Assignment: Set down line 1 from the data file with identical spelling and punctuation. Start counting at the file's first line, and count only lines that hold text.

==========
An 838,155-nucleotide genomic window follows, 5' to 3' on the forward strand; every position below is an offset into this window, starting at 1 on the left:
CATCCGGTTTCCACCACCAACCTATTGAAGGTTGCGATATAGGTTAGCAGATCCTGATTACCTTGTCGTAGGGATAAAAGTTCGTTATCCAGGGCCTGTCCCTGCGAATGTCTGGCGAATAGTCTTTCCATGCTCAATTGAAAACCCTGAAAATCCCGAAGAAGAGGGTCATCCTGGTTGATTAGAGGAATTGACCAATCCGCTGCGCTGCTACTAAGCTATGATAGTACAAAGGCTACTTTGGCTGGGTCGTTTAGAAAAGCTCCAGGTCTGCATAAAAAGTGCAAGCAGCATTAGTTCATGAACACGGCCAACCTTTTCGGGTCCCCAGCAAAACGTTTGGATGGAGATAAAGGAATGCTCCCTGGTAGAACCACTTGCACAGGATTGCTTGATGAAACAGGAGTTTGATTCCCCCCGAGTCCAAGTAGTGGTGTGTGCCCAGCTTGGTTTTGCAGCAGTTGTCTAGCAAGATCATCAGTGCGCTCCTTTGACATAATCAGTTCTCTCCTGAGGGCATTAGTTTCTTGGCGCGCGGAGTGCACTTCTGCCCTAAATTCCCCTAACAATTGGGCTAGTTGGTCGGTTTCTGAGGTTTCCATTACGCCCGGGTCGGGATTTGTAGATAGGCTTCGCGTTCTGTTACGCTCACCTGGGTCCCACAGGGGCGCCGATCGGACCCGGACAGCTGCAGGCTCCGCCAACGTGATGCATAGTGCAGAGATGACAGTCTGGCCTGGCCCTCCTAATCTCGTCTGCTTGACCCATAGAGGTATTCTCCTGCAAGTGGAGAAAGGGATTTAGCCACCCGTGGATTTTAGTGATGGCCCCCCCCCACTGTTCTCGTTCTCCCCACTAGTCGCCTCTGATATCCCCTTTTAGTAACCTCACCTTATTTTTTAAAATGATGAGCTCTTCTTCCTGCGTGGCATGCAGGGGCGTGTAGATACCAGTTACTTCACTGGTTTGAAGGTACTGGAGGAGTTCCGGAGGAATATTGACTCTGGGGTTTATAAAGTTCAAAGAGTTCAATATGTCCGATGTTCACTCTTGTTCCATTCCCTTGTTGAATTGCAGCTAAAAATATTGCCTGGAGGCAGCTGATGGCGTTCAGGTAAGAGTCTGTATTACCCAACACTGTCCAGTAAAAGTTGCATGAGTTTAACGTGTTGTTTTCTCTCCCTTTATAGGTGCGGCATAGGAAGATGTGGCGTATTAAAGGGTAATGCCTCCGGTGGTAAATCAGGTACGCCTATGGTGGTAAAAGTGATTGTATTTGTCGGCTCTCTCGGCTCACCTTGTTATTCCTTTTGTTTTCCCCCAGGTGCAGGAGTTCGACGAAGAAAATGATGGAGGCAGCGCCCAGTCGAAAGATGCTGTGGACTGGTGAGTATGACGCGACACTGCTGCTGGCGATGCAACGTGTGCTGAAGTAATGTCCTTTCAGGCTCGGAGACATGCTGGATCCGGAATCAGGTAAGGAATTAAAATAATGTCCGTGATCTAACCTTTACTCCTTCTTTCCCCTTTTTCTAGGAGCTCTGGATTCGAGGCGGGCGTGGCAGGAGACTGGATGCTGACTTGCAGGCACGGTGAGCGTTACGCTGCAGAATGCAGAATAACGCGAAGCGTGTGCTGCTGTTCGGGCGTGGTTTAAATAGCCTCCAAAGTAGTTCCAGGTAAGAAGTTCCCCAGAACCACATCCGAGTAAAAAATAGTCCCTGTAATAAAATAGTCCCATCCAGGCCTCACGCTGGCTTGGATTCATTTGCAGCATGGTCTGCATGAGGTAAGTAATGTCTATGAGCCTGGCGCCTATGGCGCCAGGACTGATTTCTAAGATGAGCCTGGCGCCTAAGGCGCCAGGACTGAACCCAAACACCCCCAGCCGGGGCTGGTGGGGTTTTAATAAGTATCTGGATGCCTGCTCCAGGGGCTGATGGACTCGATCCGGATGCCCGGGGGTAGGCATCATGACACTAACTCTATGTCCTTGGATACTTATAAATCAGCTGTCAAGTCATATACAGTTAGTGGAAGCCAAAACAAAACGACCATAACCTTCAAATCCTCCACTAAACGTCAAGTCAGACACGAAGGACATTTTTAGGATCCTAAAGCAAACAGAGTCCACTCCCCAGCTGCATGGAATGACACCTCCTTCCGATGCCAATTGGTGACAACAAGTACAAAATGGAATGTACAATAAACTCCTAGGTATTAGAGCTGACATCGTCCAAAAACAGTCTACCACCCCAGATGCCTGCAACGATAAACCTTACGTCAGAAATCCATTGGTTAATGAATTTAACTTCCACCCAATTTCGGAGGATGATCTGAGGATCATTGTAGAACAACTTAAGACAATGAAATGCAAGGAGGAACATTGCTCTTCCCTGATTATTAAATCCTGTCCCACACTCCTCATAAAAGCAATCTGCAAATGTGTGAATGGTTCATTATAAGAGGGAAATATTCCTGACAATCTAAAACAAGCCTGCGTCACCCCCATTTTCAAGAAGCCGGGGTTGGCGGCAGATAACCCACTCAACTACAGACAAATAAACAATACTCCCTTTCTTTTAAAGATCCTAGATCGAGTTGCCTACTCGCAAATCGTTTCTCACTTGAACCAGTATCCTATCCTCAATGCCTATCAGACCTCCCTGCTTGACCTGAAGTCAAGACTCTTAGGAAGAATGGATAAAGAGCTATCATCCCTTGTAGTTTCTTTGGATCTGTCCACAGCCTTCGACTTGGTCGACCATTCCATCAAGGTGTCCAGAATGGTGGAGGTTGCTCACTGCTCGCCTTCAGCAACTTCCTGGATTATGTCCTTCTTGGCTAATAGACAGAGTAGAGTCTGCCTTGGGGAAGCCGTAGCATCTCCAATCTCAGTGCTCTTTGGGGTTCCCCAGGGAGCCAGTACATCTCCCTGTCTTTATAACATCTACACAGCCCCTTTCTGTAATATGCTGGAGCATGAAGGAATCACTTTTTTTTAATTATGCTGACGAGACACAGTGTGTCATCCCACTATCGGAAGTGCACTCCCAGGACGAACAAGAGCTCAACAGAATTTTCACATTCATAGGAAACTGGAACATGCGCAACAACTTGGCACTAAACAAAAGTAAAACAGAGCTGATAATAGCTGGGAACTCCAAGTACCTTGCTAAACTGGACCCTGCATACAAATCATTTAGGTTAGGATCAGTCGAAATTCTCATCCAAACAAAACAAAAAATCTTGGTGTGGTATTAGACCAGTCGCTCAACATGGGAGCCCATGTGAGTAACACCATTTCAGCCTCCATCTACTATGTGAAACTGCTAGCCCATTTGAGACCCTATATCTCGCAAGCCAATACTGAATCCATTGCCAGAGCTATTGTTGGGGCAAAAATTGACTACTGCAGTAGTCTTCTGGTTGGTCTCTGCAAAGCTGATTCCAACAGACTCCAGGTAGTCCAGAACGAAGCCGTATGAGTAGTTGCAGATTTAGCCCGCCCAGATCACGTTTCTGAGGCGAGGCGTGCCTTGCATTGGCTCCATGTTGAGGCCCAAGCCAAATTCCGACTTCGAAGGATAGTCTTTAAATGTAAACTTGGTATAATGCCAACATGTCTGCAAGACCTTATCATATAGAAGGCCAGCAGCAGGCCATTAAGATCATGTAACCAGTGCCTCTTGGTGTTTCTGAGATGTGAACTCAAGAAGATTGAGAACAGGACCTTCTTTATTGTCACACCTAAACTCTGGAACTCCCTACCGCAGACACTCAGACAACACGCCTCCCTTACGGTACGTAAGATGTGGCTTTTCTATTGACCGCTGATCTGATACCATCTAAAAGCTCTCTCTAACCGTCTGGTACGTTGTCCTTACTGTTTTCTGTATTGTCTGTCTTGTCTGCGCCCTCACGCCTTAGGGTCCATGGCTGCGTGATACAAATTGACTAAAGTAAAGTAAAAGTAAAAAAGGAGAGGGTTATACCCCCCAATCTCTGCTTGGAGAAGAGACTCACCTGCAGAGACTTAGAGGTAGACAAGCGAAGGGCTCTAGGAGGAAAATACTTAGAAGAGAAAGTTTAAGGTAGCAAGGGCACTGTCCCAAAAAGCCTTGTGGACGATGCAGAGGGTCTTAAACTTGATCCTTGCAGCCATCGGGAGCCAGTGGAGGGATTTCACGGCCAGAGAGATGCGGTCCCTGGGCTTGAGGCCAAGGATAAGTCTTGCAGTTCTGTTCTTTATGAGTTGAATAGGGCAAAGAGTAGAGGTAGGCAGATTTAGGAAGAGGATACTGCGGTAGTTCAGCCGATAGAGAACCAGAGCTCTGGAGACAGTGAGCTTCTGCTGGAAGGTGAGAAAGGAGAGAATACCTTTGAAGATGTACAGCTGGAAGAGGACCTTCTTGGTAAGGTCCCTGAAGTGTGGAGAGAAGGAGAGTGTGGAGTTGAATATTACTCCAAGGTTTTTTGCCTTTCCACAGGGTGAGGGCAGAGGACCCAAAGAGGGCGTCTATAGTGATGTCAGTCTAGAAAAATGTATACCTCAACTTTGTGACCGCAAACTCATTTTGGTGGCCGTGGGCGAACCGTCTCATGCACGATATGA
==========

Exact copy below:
An 838,155-nucleotide genomic window follows, 5' to 3' on the forward strand; every position below is an offset into this window, starting at 1 on the left: